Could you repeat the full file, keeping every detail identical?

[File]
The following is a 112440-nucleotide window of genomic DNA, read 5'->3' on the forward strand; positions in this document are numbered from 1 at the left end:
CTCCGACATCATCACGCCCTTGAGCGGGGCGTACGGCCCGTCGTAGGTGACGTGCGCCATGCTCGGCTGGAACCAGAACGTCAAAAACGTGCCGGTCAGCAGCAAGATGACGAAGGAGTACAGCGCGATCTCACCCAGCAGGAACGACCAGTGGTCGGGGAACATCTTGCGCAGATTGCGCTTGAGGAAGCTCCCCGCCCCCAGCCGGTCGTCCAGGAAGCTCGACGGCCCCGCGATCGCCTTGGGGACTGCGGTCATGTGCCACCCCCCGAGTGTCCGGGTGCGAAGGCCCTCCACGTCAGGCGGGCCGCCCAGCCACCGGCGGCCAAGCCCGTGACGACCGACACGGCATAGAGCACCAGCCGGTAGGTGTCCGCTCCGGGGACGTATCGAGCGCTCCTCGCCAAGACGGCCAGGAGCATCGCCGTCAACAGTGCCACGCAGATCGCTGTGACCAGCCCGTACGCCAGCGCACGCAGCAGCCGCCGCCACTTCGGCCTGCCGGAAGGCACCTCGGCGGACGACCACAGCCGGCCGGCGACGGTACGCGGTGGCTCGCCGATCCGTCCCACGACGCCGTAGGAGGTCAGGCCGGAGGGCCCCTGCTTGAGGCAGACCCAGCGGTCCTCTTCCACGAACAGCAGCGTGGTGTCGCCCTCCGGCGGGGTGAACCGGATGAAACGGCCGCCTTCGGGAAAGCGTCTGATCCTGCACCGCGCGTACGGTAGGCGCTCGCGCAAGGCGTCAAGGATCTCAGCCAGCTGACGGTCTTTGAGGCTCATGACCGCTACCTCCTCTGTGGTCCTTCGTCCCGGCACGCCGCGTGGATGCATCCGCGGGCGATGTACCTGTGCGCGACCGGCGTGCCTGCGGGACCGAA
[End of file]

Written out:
The following is a 112440-nucleotide window of genomic DNA, read 5'->3' on the forward strand; positions in this document are numbered from 1 at the left end:
CTCCGACATCATCACGCCCTTGAGCGGGGCGTACGGCCCGTCGTAGGTGACGTGCGCCATGCTCGGCTGGAACCAGAACGTCAAAAACGTGCCGGTCAGCAGCAAGATGACGAAGGAGTACAGCGCGATCTCACCCAGCAGGAACGACCAGTGGTCGGGGAACATCTTGCGCAGATTGCGCTTGAGGAAGCTCCCCGCCCCCAGCCGGTCGTCCAGGAAGCTCGACGGCCCCGCGATCGCCTTGGGGACTGCGGTCATGTGCCACCCCCCGAGTGTCCGGGTGCGAAGGCCCTCCACGTCAGGCGGGCCGCCCAGCCACCGGCGGCCAAGCCCGTGACGACCGACACGGCATAGAGCACCAGCCGGTAGGTGTCCGCTCCGGGGACGTATCGAGCGCTCCTCGCCAAGACGGCCAGGAGCATCGCCGTCAACAGTGCCACGCAGATCGCTGTGACCAGCCCGTACGCCAGCGCACGCAGCAGCCGCCGCCACTTCGGCCTGCCGGAAGGCACCTCGGCGGACGACCACAGCCGGCCGGCGACGGTACGCGGTGGCTCGCCGATCCGTCCCACGACGCCGTAGGAGGTCAGGCCGGAGGGCCCCTGCTTGAGGCAGACCCAGCGGTCCTCTTCCACGAACAGCAGCGTGGTGTCGCCCTCCGGCGGGGTGAACCGGATGAAACGGCCGCCTTCGGGAAAGCGTCTGATCCTGCACCGCGCGTACGGTAGGCGCTCGCGCAAGGCGTCAAGGATCTCAGCCAGCTGACGGTCTTTGAGGCTCATGACCGCTACCTCCTCTGTGGTCCTTCGTCCCGGCACGCCGCGTGGATGCATCCGCGGGCGATGTACCTGTGCGCGACCGGCGTGCCTGCGGGACCGAA